U.K. Prime Minister Boris Johnson, whose younger brother resigned from Parliament on Wednesday over the issue of leaving the EU, said he'd "rather be dead in a ditch" than go to ask Brussels for a delay to Brexit.
Johnson was asked by a reporter if he could promise not to delay Brexit after making a speech in front of police recruits in West Yorkshire.
"Yes, I can. I'd rather be dead in a ditch," Johnson said.
When asked if he would resign rather than delay, he declined to answer, but said a delay would be "totally pointless."
Pressure continues to build on Johnson after his younger brother, Jo Johnson, spectacularly resigned from Parliament.
Jo Johnson, 47, was appointed to the prime minister's cabinet as Minister of State for Universities when he assumed office in July. He has now become the latest high-profile lawmaker to abandon his brother's administration over his handling of Brexit.
Jo Johnson said he was forced to choose between family and national loyalties, but ultimately the national interest won out.
"It’s been an honour to represent Orpington for 9 years & to serve as a minister under three PMs," Jo Johnson said in a tweet. "In recent weeks I’ve been torn between family loyalty and the national interest - it’s an unresolvable tension & time for others to take on my roles as MP & Minister. #overandout."
It’s been an honour to represent Orpington for 9 years & to serve as a minister under three PMs. In recent weeks I’ve been torn between family loyalty and the national interest - it’s an unresolvable tension & time for others to take on my roles as MP & Minister. #overandout— Jo Johnson (@JoJohnsonUK) September 5, 2019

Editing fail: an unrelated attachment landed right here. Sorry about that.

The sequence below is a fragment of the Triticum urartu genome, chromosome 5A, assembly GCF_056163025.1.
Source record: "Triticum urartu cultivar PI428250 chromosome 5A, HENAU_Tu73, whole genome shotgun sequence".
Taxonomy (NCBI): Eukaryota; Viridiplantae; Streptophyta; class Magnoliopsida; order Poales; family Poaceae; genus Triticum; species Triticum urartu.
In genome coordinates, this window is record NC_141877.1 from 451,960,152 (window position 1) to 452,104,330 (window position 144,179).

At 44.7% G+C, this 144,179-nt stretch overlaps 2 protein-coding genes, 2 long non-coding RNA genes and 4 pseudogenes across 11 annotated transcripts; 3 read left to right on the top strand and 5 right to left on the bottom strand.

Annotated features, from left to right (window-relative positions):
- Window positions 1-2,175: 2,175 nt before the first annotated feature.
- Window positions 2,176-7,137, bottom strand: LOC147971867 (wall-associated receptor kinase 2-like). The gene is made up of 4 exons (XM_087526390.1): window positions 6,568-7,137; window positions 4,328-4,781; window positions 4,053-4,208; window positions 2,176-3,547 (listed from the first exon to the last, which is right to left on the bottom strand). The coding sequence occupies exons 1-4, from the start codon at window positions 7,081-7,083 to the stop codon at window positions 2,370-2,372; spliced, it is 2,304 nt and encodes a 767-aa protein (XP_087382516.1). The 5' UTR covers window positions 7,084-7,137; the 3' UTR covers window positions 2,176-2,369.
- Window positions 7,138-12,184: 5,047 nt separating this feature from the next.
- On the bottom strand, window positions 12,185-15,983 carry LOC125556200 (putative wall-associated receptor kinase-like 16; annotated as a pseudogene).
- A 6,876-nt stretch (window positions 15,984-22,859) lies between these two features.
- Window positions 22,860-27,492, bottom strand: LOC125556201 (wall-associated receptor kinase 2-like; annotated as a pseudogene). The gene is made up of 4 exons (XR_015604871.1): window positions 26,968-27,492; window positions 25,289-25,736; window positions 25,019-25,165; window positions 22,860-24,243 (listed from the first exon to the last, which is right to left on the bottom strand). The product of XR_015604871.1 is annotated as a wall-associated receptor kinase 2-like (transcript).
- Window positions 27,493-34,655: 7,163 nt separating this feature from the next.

The decision to leave the government has plunged Boris Johnson's administration into further uncertainty after a series of stinging defeats in Parliament. Opponents of Boris Johnson have united in recent days, claiming that his plans for a no-deal Brexit would crash the U.K. economy.
The prime minister had promised to leave the EU with or without a deal by Oct. 31, but British lawmakers voted to rule out a no-deal Brexit, which could force Johnson to go back to EU leaders and ask for a humiliating extension.
In response, Boris Johnson, 55, called for a general election, which was rejected Wednesday evening by lawmakers. That decision leaves the current administration in a position of political paralysis.
That was the third defeat for Johnson's embattled government in as many days. Boris Johnson also expelled several members of his own Conservative Party who voted against him on Wednesday. The political turmoil saw 21 Conservative members of Parliament expelled from the party, including Sir Nicholas Soames, the grandson of Britain’s World War II leader Winston Churchill. The turmoil has left the government without a majority to effectively govern.
The family fallout is reminiscent of a previous brotherly dispute in U.K. politics, when lawmaker Ed Miliband was accused of stabbing his brother David in the back to become Labour Party leader in 2010.
Brexit had been the former Prime Minister Theresa May's undoing, as she resigned after being compelled by lawmakers to extend the previous deadline of March 31.